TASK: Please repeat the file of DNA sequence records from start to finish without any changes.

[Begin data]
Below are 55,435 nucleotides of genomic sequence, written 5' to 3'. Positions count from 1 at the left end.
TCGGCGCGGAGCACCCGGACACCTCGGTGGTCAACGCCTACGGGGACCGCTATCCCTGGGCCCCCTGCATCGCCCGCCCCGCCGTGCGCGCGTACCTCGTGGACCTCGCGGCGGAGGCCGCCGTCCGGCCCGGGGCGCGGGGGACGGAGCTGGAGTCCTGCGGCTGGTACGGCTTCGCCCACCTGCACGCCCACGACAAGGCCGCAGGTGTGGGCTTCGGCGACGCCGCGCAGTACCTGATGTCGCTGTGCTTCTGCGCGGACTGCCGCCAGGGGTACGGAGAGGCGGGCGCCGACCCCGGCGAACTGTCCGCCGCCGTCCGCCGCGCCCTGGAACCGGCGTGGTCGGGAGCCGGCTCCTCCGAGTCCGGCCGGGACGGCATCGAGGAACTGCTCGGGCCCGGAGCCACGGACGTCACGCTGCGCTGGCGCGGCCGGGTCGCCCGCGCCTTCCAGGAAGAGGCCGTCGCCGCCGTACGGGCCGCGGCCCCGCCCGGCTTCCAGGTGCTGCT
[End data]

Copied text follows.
Below are 55,435 nucleotides of genomic sequence, written 5' to 3'. Positions count from 1 at the left end.
TCGGCGCGGAGCACCCGGACACCTCGGTGGTCAACGCCTACGGGGACCGCTATCCCTGGGCCCCCTGCATCGCCCGCCCCGCCGTGCGCGCGTACCTCGTGGACCTCGCGGCGGAGGCCGCCGTCCGGCCCGGGGCGCGGGGGACGGAGCTGGAGTCCTGCGGCTGGTACGGCTTCGCCCACCTGCACGCCCACGACAAGGCCGCAGGTGTGGGCTTCGGCGACGCCGCGCAGTACCTGATGTCGCTGTGCTTCTGCGCGGACTGCCGCCAGGGGTACGGAGAGGCGGGCGCCGACCCCGGCGAACTGTCCGCCGCCGTCCGCCGCGCCCTGGAACCGGCGTGGTCGGGAGCCGGCTCCTCCGAGTCCGGCCGGGACGGCATCGAGGAACTGCTCGGGCCCGGAGCCACGGACGTCACGCTGCGCTGGCGCGGCCGGGTCGCCCGCGCCTTCCAGGAAGAGGCCGTCGCCGCCGTACGGGCCGCGGCCCCGCCCGGCTTCCAGGTGCTGCT